TI admits to Nvidia tablet pressure

A Texas Instruments executive says during the company's earnings conference call that Nvidia got the jump on it with the dual-core processor going into Motorola's Xoom tablet.

Brooke Crothers Former CNET contributor
Brooke Crothers writes about mobile computer systems, including laptops, tablets, smartphones: how they define the computing experience and the hardware that makes them tick. He has served as an editor at large at CNET News and a contributing reporter to The New York Times' Bits and Technology sections. His interest in things small began when living in Tokyo in a very small apartment for a very long time.
Brooke Crothers
2 min read

Texas Instruments admitted during an earnings conference call today that Nvidia beat it to market with the first dual-core processor for tablets. This is surprising statement from a company that has been in the business of building power-efficient chips based on the ARM design for close to two decades.

ARM is the basic chip design being used by Apple, Nvidia, Samsung, Qualcomm, and Texas Instruments for tablets. TI licensed its first ARM design back in 1993 (PDF). Nvidia, by contrast, is an upstart in the ARM chip market, announcing its first ARM processor only in 2008.

Nvidia's dual-core Tegra 2 processor is most notably in Motorla's Xoom tablet, arguably the highest profile tablet since Apple's iPad was announced last year. The Xoom is expected to go on sale as early as next month. Texas Instruments' answer to the Tegra 2 is OMAP 4, TI's first dual-core ARM processor for tablets.

TI's dual-core chip is in RIM's PlayBook tablet.  But Nvidia is in Motorola's highly-prized Xoom.
TI's dual-core chip is in RIM's PlayBook tablet. But Nvidia is in Motorola's highly-prized Xoom. RIM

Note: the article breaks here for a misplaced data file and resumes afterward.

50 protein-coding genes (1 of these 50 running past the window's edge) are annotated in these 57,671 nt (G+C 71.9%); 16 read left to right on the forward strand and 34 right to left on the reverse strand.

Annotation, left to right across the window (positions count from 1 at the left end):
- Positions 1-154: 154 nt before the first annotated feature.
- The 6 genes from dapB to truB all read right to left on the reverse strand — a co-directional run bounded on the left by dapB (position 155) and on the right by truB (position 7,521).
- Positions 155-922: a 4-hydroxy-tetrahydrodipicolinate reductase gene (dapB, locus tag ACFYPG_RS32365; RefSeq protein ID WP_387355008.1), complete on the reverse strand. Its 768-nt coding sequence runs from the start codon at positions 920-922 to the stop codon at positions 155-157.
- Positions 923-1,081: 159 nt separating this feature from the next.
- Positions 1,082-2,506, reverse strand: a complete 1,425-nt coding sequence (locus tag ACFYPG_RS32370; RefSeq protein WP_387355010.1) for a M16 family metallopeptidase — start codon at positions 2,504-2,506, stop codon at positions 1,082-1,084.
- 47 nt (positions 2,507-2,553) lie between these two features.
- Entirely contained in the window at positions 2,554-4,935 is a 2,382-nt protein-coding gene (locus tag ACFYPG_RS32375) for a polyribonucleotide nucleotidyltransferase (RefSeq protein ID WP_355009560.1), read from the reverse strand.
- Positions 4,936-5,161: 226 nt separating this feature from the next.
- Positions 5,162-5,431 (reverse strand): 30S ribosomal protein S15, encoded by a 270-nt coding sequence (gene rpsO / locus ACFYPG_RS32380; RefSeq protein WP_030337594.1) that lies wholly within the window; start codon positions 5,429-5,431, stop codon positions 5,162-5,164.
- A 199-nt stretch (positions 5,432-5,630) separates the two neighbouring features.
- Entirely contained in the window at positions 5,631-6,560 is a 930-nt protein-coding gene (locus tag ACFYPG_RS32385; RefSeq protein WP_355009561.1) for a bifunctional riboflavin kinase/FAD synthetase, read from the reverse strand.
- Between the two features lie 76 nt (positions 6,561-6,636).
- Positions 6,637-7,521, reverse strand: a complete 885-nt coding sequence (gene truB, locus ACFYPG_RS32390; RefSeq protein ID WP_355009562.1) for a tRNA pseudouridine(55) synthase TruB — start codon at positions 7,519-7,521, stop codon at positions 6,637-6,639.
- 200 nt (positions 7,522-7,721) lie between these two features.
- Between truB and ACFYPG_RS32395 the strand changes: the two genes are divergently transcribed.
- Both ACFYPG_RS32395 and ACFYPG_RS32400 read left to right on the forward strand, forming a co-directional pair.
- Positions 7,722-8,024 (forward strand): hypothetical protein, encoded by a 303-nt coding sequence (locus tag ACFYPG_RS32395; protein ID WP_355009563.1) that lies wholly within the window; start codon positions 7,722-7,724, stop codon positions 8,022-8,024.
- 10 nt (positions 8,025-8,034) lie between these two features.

Here's the question that Uche Orji, an analyst at UBS Investment Bank, posed to TI executives Monday. "We've seen Nvidia Tegra 2 get very aggressive. We've heard comments about share gains within the tablet market. And that's been probably the one dual-core product from ARM that's shipping now in tablets that we know. So I just want to see now what makes you comfortable about OMAP 4 prospects in the light of all the competition we're seeing," he said.

In response, Ron Slaymaker, vice president, TI investor relations, acknowledged that Nvidia has emerged as the early leader. "Nvidia, to their credit, was the first out with a dual-core applications processor. I believe they had a couple of months, maybe a quarter lead on our OMAP 4 product," Slaymaker said.

He continued. "OMAP 4 began sampling fourth quarter a year ago. So we've had that product in customers' hands for over a year at this point. We're well along in development program. And again, them being first for customers that are trying to get out with tablet programs right away, especially some that are based upon the Android operating system, they're the player, they were the first player out so there is a natural alignment there."

But all is not lost. TI is supplying the dual-core (OMAP 4) processor for RIM's upcoming PlayBook tablet. To be exact, that is an OMAP 4430 1GHz processor (see graphic above) with two ARM Cortex-A9 cores.

And Slaymaker referenced other tablet designs that will use OMAP 4. "We are in volume production now with OMAP 4. And we're not just in production to put those products in inventories. In fact, we're shipping to a customer that plans to ramp their tablet production based on OMAP 4. So again, we've acknowledged for a long time the tablet market, as is the smartphone market, will be a competitive market. But I think you're going to find that translates to great opportunity for TI across a variety of product areas," he said.